Benghazi was always all about character.

It was about how people act in a soul-testing situation and its aftermath. The men on the ground behaved with courage that makes us proud. But the key actors in Washington? Not so much.

Mollie Hemingway has read the Select Committee's Report on Benghazi, and she gives five big takeaways from the report that are not going to make you proud of our leaders. Here are Mollie's five takeaways:

1. Administration Misled Public Immediately and Continually

2. Weak Benghazi Security Points to Clinton’s Political Considerations

3. Military Never Sent Men or Machines to Help

4. Terrorists Weren’t Brought to Justice

5. Administration Obstructed Investigation

Since Hillary Clinton could well be our next president, the second takeaway is of particular interest. Why did Secretary Clinton make the decision not to pull out of a hot spot from which other countries had removed their diplomats?

Other countries and organizations fled, but the United States remained. The most plausible answer for why this was the case is troubling, House members say: “Secretary Clinton pushed for the U.S. to intervene in Libya, which at the time represented one of her signature achievements. To leave Benghazi would have been viewed as her failure and prompted unwelcome scrutiny of her choices.”

One of the tantalizing questions about Benghazi concerns what our current president was doing that night as the attack unfolded.  

The Select Committee's Benghazi Report doesn't answer that question, but it does have some fascinating information germane to the president's handling of the crisis.

Steve Hayes of the Weekly Standard ferrets out this devastating piece of information: on the day after the attack the president skipped his security briefing (of course, he was busy because, after all, he had to fly to Vegas for a fund raiser).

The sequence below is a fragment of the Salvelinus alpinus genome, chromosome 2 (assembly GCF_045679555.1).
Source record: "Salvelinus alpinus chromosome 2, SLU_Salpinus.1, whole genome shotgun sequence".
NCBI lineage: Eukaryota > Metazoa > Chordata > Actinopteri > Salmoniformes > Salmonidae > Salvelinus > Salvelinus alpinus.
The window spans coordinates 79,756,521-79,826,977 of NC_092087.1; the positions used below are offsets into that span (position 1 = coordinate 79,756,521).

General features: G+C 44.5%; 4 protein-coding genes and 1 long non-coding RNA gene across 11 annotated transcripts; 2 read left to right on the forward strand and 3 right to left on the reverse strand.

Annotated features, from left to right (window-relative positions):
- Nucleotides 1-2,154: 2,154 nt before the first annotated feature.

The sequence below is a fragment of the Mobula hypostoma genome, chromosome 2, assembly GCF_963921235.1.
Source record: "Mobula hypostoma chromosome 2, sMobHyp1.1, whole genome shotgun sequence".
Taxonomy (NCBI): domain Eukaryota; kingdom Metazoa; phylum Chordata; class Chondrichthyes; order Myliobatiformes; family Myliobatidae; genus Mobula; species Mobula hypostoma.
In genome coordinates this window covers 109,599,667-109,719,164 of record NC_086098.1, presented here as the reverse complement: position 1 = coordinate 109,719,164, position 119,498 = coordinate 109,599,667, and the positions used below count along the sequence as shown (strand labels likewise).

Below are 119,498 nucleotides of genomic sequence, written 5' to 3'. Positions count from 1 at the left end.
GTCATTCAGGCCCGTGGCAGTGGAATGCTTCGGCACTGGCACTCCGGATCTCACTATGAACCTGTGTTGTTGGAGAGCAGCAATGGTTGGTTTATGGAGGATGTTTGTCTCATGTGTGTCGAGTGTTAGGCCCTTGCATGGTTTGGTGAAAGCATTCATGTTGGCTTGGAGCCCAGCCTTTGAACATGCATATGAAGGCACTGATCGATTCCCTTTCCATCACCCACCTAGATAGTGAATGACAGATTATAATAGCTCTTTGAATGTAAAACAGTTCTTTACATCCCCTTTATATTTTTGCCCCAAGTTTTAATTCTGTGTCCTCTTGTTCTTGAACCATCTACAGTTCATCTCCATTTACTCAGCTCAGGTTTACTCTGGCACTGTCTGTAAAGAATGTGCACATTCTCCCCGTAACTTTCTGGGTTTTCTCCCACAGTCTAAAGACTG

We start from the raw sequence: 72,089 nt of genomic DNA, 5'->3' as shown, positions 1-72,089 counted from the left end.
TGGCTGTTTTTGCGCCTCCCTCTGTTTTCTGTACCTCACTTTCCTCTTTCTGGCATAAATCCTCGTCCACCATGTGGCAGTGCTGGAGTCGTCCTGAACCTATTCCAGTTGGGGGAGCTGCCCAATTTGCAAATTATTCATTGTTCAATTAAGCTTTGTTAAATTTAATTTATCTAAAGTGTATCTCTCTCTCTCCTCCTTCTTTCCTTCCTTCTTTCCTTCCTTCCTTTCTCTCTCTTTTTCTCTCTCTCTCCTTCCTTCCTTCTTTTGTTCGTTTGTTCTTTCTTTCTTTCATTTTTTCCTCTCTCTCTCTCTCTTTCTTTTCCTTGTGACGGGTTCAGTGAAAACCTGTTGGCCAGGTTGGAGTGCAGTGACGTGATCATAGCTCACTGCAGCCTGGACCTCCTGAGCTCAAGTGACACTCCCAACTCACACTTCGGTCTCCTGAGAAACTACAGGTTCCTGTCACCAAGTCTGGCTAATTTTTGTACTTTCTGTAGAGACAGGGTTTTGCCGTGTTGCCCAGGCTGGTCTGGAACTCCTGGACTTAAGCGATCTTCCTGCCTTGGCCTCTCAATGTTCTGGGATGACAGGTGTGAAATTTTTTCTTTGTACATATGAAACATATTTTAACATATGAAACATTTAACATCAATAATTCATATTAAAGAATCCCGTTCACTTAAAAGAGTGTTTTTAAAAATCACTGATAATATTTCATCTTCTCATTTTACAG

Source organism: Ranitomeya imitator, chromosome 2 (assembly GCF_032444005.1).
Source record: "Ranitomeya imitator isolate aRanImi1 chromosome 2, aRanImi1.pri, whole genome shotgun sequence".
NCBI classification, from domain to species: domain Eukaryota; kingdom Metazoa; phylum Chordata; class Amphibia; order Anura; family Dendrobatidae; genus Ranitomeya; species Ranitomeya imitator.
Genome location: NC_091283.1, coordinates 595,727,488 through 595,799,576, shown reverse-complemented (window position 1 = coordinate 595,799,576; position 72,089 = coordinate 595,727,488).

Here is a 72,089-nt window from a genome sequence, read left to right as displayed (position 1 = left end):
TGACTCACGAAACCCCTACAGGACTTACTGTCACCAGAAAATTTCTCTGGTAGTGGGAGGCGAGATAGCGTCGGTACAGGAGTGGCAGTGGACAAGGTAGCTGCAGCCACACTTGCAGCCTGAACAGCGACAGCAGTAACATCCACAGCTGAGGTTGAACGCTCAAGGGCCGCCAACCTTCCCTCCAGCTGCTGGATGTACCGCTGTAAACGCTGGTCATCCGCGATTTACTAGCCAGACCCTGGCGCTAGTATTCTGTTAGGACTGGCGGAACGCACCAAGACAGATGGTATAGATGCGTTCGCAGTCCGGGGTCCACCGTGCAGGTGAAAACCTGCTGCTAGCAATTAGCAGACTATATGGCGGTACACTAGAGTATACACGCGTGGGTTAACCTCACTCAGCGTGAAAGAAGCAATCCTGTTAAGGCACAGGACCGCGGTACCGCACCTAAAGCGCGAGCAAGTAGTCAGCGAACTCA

Hayes further takes note of the the White House's strenuous efforts to keep the president's actions murky:

The disclosure [regarding the skipped briefing] also sheds some additional light on the president's engagement during and after the attacks—an area that has remained something of a black hole throughout previous Benghazi investigations.

The White House has provided little detail on Obama's activities throughout the Benghazi attacks and their aftermath, refusing to answer to questions from journalists about the president's whereabouts and actively working to keep information from investigators with the Select Committee.

During the interview with the president's briefer, a lawyer from the Office of the Director of National Intelligence, who sat in on the session, twice ended exchanges between committee staff and the briefer.

So we still don't have information as to whether the president was in the situation room or getting some beauty sleep in preparation for the trip to Vegas.

What we do know is that we have little reason to be proud of those who were in control in Washington that night.